And if you’re completely immersed in the game, I guess that wherever you’re playing, you need to trust whoever’s around you.

Mitchell: Absolutely. There’s already some sneaking up on people happening in the office. Someone’s developing, they’re testing the latest integration, and then Palmer comes up and puts his hands on their shoulders: “Heyyyy, Andrew! What’s going on?” There’s a trust factor.

Luckey: Have you seen the Guillotine Simulator? (video below) Some people are showing that without even telling the person what it is: “Here, check this out!” “Whoa, what’s going on?” And then — [guillotine sound effect]

Mitchell: One thing that that does lead into is, we’re exploring ways to just improve the usability of the device. When you put on the Rift, especially with the dev kit, you’re shut off from the outside world. What we’re looking at doing is how can we make it easy to pull it off. Right now, you have to slip it over your head like ski goggles. The dev kit was designed to be this functional tool, not the perfect play-for-10-hours device. With the consumer version, we’re going for that polished user experience.

What about motion sickness? Is it possible to overcome the current need for people to only play for a short period of time on their first go?

Luckey: The better we make the hardware, the easier it’ll be for people to just pick up and play. Right now, the hardware isn’t perfect. That’s one of the innate problems of VR: You’re trying to make something that tricks your brain into thinking it’s real. Your brain is very sensitive at telling you things are wrong. The better you can make it, the more realistic you can make it, the more easily your brain’s gonna accept the illusion and not be throwing warning bells.

You mentioned in one of your recent speeches that the Scout in Team Fortress 2 –

Luckey: — he’s running at like 40 miles per hour. But it’s not just, “Oh, I’m running fast.” It’s the physics of the whole thing. In real life, if you are driving at 40mph, you can’t instantly start moving backward. You can’t instantly start strafing sideways. You have inertia. And that’s something that, right now, games are not designed to have. You’re reacting in these impossible ways.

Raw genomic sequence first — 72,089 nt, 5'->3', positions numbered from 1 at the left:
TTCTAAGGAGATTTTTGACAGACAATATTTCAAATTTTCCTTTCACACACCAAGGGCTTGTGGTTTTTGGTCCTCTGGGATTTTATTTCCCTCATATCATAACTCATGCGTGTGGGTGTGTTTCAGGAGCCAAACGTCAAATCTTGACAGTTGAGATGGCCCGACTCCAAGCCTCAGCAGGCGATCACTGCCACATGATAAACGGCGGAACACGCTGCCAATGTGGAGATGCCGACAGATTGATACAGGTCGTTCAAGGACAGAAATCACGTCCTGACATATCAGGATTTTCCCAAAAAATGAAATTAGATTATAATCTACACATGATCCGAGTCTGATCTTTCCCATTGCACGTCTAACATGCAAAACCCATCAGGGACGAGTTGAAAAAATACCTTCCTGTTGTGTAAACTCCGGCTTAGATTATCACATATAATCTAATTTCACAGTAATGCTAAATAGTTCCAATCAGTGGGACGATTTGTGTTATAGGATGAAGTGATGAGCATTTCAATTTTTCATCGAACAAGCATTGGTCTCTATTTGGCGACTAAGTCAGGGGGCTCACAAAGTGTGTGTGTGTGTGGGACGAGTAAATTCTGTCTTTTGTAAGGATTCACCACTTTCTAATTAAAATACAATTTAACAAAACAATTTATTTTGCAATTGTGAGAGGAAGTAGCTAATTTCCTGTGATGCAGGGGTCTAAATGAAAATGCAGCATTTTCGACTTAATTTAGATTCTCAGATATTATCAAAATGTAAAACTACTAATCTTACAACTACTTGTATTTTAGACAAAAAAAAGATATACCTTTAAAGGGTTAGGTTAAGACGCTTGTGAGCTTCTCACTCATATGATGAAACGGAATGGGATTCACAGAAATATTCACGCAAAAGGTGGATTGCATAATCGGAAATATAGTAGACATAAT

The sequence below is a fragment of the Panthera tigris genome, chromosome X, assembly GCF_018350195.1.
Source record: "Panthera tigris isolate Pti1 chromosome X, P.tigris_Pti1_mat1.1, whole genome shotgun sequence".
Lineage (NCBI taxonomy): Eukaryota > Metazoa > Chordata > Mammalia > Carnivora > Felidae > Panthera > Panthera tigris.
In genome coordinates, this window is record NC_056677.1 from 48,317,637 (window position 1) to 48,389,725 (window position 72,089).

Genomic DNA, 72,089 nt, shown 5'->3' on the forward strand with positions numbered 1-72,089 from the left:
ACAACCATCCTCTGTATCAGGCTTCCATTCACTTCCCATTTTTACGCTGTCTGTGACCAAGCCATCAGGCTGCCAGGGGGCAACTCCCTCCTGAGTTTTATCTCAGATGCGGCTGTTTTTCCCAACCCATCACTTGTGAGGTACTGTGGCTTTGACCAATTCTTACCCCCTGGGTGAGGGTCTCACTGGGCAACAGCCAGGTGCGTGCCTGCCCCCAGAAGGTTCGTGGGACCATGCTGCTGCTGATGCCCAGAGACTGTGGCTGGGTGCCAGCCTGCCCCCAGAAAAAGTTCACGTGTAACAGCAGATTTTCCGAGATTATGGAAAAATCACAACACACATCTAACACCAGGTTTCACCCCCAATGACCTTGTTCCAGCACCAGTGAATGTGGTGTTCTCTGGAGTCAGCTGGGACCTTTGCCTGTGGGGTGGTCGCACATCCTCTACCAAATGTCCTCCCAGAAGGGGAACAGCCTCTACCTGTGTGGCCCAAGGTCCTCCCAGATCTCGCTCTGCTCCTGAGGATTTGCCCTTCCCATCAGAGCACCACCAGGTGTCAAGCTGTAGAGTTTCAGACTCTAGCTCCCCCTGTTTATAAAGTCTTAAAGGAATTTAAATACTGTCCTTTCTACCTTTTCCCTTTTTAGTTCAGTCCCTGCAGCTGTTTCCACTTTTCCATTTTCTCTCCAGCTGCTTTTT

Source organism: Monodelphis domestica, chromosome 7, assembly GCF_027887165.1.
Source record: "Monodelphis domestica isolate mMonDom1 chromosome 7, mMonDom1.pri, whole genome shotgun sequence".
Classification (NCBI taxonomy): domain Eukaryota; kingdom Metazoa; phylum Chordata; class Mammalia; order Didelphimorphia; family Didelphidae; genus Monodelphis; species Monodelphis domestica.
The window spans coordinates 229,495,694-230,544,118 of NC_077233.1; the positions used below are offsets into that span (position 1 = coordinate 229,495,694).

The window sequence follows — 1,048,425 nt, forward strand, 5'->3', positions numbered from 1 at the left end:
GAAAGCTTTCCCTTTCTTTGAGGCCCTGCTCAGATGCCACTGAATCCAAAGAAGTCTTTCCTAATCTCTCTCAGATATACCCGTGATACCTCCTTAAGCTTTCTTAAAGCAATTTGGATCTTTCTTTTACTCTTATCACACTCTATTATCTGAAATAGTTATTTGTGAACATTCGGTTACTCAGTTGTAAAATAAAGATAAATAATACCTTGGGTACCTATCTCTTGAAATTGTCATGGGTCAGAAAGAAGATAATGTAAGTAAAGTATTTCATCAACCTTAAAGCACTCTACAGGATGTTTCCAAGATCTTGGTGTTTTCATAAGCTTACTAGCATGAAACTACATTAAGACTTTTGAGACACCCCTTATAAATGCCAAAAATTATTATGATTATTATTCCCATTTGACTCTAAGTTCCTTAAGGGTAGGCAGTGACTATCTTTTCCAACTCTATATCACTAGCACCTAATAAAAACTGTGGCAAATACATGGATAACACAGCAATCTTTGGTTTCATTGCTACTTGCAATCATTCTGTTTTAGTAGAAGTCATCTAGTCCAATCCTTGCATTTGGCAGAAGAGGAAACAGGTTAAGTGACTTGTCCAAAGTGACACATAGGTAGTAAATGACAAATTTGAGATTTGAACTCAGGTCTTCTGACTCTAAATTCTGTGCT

Mitchell: In that same vein, just as Palmer’s saying the hardware’s not perfect yet, a huge part of it is the content.

Luckey: You could make perfect hardware. Pretend we have the Matrix. Now you take someone and put them in a fighter jet and have them spinning in circles. That’s going to make someone sick no matter how good it is, because that actually does make people sick. If you make perfect hardware, and then you do things that make people sick in real life, you’re gonna make them sick in VR, too. Right now, there’s lots of things going on in games that don’t make people sick only because they’re looking at them on a screen. Or, in so many games, they’ll have cutscenes where they take control of the camera and shake it around. You don’t want to do that in VR because you’re not actually shaking around in real life.

You’re changing the experience that you have previously established within VR.

Mitchell: It breaks the immersion.

Luckey: And that’s why it’s so hard to instantly transfer. In the original version of Half Life 2, when you’d go into a new space for the first time, the whole game would just freeze for a second while it loads. It’s just a short freeze, but players were running along or driving along and all of a sudden, jjt! Now it looks like the whole world’s dragging along with you, and a lot of people feel very queasy when that happens.

Mitchell: It comes back to content. My talk at GDC was very specifically about how developing for VR is different from a 2-D monitor. All those things like cutscenes, storytelling, scale of the world — if the player is at four feet on the 2-D monitor and you put them in there, they immediately notice. They look down and they have the stereo cues: “I’m a midget!” So you make them taller, and now they don’t fit through doors. We really do believe that, at first, you’re going to see these ports of existing games, but the best “killer app” experiences are going to come from those made-for-VR games.

Luckey: And that’s not even to say it has to be new franchises. It doesn’t have to be a new type of game. But you want the content to be designed specifically for the hardware.

Mitchell: It’s just like the iPhone. The best games come from developers pairing hardware and software.

 Dive Into Media.

Oculus VR CEO Brendan Iribe testing out the Rift at D: Dive Into Media.

And that’s the 10,000-foot view: Does VR change game design in a fundamental way?